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Other than finding Grasshoppers Sparrows and an American Pipit this morning at Marl Bed Flats, it was fun to watch a pair of Bald Eagles flying overhead.  At times, they flew very close to each other and almost in unison. They made one pass over my head flying west to east, and then a few minutes they came back again. They were not engaged in their famous diving/falling mating ritual, but it was a beautiful sight to see nonetheless.

Grasshopper Sparrow at Marl Bed Flats, 11/26/2012

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This morning I drove to Marl Bed Flats for a few minutes before work hoping to find a Grasshopper Sparrow.  Last time I was here, I got a very poor look at what I thought might be one, and I wanted to see if I could get a good look at one.  Well, this morning, I found at least two, and one posed for a photo.  He was a long way off, so these images are heavily cropped, but I'm very happy to come home with some photos of this bird.  These are the first Grasshopper Sparrows I've found in my home county.

Ash-throated Flycatcher at Lake Apopka, 11/24/2012

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Yesterday on the Lake Apopka Loop Trail, I found my first Ash-throated Flycatcher. I wasn't sure what kind of flycatcher it was, and I was only really convinced it was a Myiarchus flycatcher of some sort. But some others who are more familiar with this group of flycatchers tell me it's much more likely to be an Ash-throated Flycatcher. So that's pretty cool, I think.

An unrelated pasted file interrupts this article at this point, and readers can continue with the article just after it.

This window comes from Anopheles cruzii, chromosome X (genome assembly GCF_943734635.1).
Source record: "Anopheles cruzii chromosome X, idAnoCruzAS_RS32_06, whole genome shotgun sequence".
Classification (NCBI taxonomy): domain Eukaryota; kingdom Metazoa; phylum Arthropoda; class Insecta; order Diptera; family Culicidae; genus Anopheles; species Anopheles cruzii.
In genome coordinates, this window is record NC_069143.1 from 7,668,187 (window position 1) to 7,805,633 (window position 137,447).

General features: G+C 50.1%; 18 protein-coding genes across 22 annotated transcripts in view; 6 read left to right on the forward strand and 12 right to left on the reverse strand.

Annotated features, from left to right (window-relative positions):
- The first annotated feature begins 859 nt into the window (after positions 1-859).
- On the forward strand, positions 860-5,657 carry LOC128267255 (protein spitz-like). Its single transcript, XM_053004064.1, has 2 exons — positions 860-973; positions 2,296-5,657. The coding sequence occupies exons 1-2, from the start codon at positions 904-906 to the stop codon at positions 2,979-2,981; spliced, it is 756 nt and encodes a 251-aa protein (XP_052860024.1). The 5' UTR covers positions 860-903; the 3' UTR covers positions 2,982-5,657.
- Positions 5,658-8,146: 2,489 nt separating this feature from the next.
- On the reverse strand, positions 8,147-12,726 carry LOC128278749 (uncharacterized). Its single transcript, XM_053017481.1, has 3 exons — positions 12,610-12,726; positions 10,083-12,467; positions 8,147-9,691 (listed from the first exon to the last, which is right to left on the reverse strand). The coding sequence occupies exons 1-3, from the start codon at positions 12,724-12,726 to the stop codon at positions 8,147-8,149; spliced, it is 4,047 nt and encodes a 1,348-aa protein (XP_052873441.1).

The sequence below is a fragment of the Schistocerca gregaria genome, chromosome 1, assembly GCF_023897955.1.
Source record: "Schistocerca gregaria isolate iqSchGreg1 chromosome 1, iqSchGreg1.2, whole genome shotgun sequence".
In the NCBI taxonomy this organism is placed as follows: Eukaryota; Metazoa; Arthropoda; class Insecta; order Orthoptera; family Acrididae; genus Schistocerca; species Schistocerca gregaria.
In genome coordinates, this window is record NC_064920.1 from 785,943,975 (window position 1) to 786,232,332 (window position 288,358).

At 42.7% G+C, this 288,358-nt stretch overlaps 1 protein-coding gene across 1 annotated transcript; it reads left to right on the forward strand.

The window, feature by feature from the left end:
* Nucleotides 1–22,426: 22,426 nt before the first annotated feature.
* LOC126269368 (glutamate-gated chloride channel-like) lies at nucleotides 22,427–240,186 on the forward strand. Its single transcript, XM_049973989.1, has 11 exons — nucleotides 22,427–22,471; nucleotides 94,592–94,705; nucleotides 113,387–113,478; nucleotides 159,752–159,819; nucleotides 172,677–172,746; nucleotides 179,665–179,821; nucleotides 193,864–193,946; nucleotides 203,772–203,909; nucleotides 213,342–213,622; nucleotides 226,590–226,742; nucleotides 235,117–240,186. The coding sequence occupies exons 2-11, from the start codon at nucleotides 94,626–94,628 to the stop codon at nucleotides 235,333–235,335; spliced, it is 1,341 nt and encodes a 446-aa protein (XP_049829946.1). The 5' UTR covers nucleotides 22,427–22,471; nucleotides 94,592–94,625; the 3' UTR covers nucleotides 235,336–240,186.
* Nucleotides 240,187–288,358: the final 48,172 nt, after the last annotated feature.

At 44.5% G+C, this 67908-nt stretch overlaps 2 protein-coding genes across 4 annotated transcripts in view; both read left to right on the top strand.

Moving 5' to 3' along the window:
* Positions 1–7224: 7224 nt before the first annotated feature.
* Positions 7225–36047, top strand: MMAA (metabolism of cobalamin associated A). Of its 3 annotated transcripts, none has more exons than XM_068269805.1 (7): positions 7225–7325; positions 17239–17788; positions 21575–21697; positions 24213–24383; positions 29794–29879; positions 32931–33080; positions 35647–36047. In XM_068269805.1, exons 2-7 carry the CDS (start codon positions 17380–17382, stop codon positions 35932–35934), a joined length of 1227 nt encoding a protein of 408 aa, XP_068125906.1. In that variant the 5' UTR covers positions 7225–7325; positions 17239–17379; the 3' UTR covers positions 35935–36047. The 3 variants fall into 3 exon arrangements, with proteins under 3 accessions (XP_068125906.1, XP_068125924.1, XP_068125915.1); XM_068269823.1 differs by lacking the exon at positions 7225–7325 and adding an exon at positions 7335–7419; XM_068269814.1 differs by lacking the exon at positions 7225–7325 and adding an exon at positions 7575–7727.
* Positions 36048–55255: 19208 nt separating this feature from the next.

Lake Apopka, 11/24/2012

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This morning I walked the Lake Apopka Loop Trail.  It's a 4 mile walk from Magnolia Park to the end of phase 1 of the trail.  I was hoping to see something for my year list, but I didn't.  It was a pretty fun morning, though, despite my sore feet after an 8 mile walk.  There were some nice photographic highlights: a Black-crowned Night Heron, an American Bittern, a Little Blue Heron, and a Great Blue Heron.  The trail was crawling with Eastern Phoebes. They were everywhere. Along with many Palm and Yellow-rumped Warblers, it was fun to see one Prairie Warbler with a catch.

Wekiwa Springs SP, 11/23/2012

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I went to Wekiwa Springs State Park this morning hoping to find some Pine Siskins.  I didn't find any (at least none that I could be sure of), but the morning was still fun.  I found dozens of American Goldfinches, especially in the sand hill areas with pines and taller grasses.  Also numerous were Pine Warblers and Eastern Bluebirds.  It was fun to find my first Brown-headed Nuthatches in the park (and in fact, Orange County).  I was looking more for Red-breasted Nuthatches, but these will do for now.  I walked the wet-to-dry boardwalk trail a couple times, and I found a variety of warblers I haven't seen since October: Palm, Yellow-rumped, Orange-crowned, Pine, Black-and-white, Yellow-throated, and an American Redstart.